Protest meetings and even a protest march in 2006 were held to try to keep the facility open. Despite the protests the buildings were demolished in 2005, and was sold by Hunter New England Health in 2006 for $6.3 million to developers Templar Dudley. It was subdivided into 14 lots as the Dudley Bluff Estate, and went on sale in February 2009.


1940 'JUNCTION MEREWETHER RED CROSS SOCIETY', The Newcastle Sun (NSW : 1918 - 1954), 10 September, p. 5. , viewed 11 Mar 2019,>

1940 'RED CROSS PROCESSION', The Newcastle Sun (NSW : 1918 - 1954), 12 September, p. 4. , viewed 11 Mar 2019,

1941 'Coming-of-age Party', Newcastle Morning Herald and Miners' Advocate (NSW : 1876 - 1954), 8 February, p. 4. , viewed 11 Mar 2019,

1941 'MUSICALE FOR DUDLEY HOME', Newcastle Morning Herald and Miners' Advocate (NSW : 1876 - 1954), 13 February, p. 2. , viewed 11 Mar 2019,

1941 'NEWCASTLE RED CROSS', Newcastle Morning Herald and Miners' Advocate (NSW : 1876 - 1954), 20 February, p. 2. , viewed 11 Mar 2019,

1941 'DUDLEY GIFT TO HOME', Newcastle Morning Herald and Miners' Advocate (NSW : 1876 - 1954), 14 March, p. 4. , viewed 11 Mar 2019,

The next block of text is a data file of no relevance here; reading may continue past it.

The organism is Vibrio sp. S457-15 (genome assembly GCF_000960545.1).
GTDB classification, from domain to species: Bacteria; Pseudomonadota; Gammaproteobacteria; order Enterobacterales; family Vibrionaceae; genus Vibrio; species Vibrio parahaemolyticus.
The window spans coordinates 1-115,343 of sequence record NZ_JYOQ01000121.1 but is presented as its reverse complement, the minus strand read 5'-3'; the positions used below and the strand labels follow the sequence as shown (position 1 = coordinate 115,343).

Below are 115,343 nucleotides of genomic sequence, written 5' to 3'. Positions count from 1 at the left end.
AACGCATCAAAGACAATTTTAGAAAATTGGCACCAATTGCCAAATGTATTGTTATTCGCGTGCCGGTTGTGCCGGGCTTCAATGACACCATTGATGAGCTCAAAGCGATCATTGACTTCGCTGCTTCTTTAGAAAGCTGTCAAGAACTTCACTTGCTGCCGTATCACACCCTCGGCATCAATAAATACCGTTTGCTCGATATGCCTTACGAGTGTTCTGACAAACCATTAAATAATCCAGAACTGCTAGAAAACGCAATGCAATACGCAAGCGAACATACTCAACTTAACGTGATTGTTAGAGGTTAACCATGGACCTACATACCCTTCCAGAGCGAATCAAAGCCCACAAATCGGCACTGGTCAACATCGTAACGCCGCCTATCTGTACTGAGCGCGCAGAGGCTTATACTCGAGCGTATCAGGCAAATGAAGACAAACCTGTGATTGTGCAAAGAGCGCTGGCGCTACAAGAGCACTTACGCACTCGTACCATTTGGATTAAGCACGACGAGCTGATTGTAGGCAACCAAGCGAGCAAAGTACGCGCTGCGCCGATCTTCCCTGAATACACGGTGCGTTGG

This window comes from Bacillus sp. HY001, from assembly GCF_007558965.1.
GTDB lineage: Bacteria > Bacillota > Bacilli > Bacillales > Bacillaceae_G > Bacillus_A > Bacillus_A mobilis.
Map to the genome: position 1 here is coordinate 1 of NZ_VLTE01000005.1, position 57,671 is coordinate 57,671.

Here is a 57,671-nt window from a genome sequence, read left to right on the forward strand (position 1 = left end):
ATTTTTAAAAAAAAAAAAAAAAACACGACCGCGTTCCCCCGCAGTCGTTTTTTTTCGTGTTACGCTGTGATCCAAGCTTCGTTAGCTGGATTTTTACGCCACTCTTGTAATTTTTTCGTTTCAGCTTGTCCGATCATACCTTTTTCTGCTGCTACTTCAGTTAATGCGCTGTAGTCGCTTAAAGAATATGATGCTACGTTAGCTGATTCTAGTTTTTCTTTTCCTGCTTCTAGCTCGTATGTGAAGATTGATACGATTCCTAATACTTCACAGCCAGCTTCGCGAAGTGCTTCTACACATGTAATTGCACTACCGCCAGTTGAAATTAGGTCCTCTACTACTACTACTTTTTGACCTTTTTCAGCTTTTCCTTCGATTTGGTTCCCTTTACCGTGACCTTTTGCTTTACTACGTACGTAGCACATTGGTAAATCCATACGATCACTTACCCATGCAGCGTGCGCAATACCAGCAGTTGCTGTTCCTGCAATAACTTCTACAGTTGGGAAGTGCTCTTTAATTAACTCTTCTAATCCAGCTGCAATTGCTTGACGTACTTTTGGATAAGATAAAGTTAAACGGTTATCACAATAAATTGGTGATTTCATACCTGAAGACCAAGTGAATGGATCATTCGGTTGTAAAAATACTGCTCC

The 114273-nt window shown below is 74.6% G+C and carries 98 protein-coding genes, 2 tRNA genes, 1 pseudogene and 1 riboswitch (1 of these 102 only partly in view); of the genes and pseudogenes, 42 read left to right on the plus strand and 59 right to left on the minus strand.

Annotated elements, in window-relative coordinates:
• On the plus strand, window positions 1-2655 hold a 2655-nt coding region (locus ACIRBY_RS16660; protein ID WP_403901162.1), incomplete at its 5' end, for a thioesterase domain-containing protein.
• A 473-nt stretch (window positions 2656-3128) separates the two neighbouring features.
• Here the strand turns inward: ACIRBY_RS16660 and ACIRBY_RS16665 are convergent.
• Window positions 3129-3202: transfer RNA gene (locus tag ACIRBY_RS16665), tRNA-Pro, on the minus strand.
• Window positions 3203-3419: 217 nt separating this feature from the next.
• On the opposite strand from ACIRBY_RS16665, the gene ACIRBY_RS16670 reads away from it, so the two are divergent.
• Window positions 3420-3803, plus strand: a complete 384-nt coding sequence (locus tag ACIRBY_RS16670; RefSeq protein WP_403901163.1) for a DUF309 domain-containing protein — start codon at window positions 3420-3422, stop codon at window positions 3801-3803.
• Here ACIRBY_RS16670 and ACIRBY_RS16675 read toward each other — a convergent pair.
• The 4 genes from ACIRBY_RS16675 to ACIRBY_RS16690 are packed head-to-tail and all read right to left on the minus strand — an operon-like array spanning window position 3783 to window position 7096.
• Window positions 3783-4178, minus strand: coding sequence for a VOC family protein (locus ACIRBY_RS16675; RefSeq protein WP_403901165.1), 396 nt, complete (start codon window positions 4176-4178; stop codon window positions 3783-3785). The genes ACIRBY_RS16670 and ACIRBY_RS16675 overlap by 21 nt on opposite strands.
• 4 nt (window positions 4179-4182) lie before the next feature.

1941 'Recreation Hall For Dudley Home', Newcastle Morning Herald and Miners' Advocate (NSW : 1876 - 1954), 28 March, p. 7. , viewed 11 Mar 2019,

1941 'AT DUDLEY CONVALESCENT HOME', Newcastle Morning Herald and Miners' Advocate (NSW : 1876 - 1954), 12 September, p. 3. , viewed 11 Mar 2019,

1947 'EX-SOLDIER PRAISES DUDLEY HOME', Newcastle Morning Herald and Miners' Advocate (NSW : 1876 - 1954), 28 August, p. 5. , viewed 11 Mar 2019,

1948 'Opportunities for Business', Construction (Sydney, NSW : 1938 - 1954), 29 September, p. 6. , viewed 11 Mar 2019,

1949 'Red Cross To Spend £5000 On Dudley Home', Newcastle Morning Herald and Miners' Advocate (NSW : 1876 - 1954), 4 August, p. 2. , viewed 11 Mar 2019,

1950 'NEW WING FOR DUDLEY HOME', The Newcastle Sun (NSW : 1918 - 1954), 26 July, p. 8. , viewed 11 Mar 2019,